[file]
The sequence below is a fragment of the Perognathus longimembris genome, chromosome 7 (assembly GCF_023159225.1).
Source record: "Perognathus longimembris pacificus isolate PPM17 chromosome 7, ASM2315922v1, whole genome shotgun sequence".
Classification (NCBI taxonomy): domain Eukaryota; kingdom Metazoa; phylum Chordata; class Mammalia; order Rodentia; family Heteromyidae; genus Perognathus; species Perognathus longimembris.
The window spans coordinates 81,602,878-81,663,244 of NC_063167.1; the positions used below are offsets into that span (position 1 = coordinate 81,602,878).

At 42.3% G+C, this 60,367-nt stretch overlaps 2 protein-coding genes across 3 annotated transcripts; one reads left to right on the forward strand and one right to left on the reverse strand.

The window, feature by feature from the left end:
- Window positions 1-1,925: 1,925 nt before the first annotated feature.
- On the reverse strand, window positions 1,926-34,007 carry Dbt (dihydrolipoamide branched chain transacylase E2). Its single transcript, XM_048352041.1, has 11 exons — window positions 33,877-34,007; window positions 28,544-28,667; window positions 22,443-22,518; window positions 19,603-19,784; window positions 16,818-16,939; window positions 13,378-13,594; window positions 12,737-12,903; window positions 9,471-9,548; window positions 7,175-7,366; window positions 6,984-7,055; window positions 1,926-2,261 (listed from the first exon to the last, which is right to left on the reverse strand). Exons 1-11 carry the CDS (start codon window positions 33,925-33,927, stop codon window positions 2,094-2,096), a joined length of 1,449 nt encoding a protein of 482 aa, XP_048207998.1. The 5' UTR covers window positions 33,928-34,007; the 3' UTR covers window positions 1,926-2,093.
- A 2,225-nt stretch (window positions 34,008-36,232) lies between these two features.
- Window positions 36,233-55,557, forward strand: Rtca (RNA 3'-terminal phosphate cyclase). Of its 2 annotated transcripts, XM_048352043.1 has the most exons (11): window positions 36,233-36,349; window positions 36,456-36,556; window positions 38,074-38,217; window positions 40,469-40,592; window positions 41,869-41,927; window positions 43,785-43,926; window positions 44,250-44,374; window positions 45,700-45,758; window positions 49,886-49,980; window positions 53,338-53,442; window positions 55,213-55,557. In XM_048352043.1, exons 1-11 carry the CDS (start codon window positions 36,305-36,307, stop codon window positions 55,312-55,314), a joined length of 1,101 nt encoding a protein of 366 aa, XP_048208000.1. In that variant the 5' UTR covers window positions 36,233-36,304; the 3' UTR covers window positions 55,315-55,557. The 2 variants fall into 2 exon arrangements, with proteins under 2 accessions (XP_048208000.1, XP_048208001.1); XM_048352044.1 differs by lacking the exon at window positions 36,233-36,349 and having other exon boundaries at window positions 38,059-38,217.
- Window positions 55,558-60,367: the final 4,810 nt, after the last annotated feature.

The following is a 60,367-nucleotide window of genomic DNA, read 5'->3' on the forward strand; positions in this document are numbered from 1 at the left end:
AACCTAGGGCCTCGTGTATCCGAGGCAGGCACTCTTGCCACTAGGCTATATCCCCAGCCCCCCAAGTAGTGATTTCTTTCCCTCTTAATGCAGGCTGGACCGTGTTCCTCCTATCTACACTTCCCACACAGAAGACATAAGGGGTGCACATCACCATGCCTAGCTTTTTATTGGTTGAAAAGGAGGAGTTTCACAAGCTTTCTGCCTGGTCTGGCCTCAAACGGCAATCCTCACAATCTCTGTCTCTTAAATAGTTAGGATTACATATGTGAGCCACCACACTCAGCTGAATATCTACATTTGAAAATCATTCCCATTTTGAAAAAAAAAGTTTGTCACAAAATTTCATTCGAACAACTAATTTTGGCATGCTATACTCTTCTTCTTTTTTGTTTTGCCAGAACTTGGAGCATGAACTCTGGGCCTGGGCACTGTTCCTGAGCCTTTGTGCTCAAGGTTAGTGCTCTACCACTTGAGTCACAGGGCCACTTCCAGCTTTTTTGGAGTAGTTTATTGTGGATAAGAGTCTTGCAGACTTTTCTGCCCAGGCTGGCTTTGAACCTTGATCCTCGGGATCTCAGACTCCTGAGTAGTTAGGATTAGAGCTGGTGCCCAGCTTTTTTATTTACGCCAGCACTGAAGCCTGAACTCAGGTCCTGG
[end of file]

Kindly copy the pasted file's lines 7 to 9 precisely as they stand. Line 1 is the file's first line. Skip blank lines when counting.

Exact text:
- Window positions 1-1,925: 1,925 nt before the first annotated feature.
- On the reverse strand, window positions 1,926-34,007 carry Dbt (dihydrolipoamide branched chain transacylase E2). Its single transcript, XM_048352041.1, has 11 exons — window positions 33,877-34,007; window positions 28,544-28,667; window positions 22,443-22,518; window positions 19,603-19,784; window positions 16,818-16,939; window positions 13,378-13,594; window positions 12,737-12,903; window positions 9,471-9,548; window positions 7,175-7,366; window positions 6,984-7,055; window positions 1,926-2,261 (listed from the first exon to the last, which is right to left on the reverse strand). Exons 1-11 carry the CDS (start codon window positions 33,925-33,927, stop codon window positions 2,094-2,096), a joined length of 1,449 nt encoding a protein of 482 aa, XP_048207998.1. The 5' UTR covers window positions 33,928-34,007; the 3' UTR covers window positions 1,926-2,093.
- A 2,225-nt stretch (window positions 34,008-36,232) lies between these two features.